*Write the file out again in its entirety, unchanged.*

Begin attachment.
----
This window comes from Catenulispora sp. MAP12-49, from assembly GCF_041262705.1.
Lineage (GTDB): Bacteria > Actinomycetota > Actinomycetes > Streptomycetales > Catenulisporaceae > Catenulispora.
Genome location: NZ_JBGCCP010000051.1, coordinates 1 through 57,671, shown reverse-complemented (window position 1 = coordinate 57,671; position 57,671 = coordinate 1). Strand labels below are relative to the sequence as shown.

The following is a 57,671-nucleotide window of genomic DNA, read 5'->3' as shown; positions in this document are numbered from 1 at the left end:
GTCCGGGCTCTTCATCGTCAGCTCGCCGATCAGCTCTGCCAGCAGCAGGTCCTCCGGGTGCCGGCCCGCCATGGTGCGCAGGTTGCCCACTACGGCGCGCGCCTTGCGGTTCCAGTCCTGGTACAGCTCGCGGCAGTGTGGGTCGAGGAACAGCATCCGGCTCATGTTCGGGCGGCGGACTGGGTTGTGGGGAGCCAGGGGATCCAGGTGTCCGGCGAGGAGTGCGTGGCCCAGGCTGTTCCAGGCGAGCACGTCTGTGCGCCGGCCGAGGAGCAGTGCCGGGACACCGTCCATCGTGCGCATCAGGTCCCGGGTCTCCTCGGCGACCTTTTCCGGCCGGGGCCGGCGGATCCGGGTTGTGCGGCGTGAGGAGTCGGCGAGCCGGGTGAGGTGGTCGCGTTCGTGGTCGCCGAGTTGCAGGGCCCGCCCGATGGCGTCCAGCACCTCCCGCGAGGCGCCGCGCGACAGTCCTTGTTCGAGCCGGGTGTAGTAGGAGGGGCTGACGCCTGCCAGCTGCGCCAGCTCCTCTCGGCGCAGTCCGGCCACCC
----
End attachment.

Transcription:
This window comes from Catenulispora sp. MAP12-49, from assembly GCF_041262705.1.
Lineage (GTDB): Bacteria > Actinomycetota > Actinomycetes > Streptomycetales > Catenulisporaceae > Catenulispora.
Genome location: NZ_JBGCCP010000051.1, coordinates 1 through 57,671, shown reverse-complemented (window position 1 = coordinate 57,671; position 57,671 = coordinate 1). Strand labels below are relative to the sequence as shown.

The following is a 57,671-nucleotide window of genomic DNA, read 5'->3' as shown; positions in this document are numbered from 1 at the left end:
GTCCGGGCTCTTCATCGTCAGCTCGCCGATCAGCTCTGCCAGCAGCAGGTCCTCCGGGTGCCGGCCCGCCATGGTGCGCAGGTTGCCCACTACGGCGCGCGCCTTGCGGTTCCAGTCCTGGTACAGCTCGCGGCAGTGTGGGTCGAGGAACAGCATCCGGCTCATGTTCGGGCGGCGGACTGGGTTGTGGGGAGCCAGGGGATCCAGGTGTCCGGCGAGGAGTGCGTGGCCCAGGCTGTTCCAGGCGAGCACGTCTGTGCGCCGGCCGAGGAGCAGTGCCGGGACACCGTCCATCGTGCGCATCAGGTCCCGGGTCTCCTCGGCGACCTTTTCCGGCCGGGGCCGGCGGATCCGGGTTGTGCGGCGTGAGGAGTCGGCGAGCCGGGTGAGGTGGTCGCGTTCGTGGTCGCCGAGTTGCAGGGCCCGCCCGATGGCGTCCAGCACCTCCCGCGAGGCGCCGCGCGACAGTCCTTGTTCGAGCCGGGTGTAGTAGGAGGGGCTGACGCCTGCCAGCTGCGCCAGCTCCTCTCGGCGCAGTCCGGCCACCC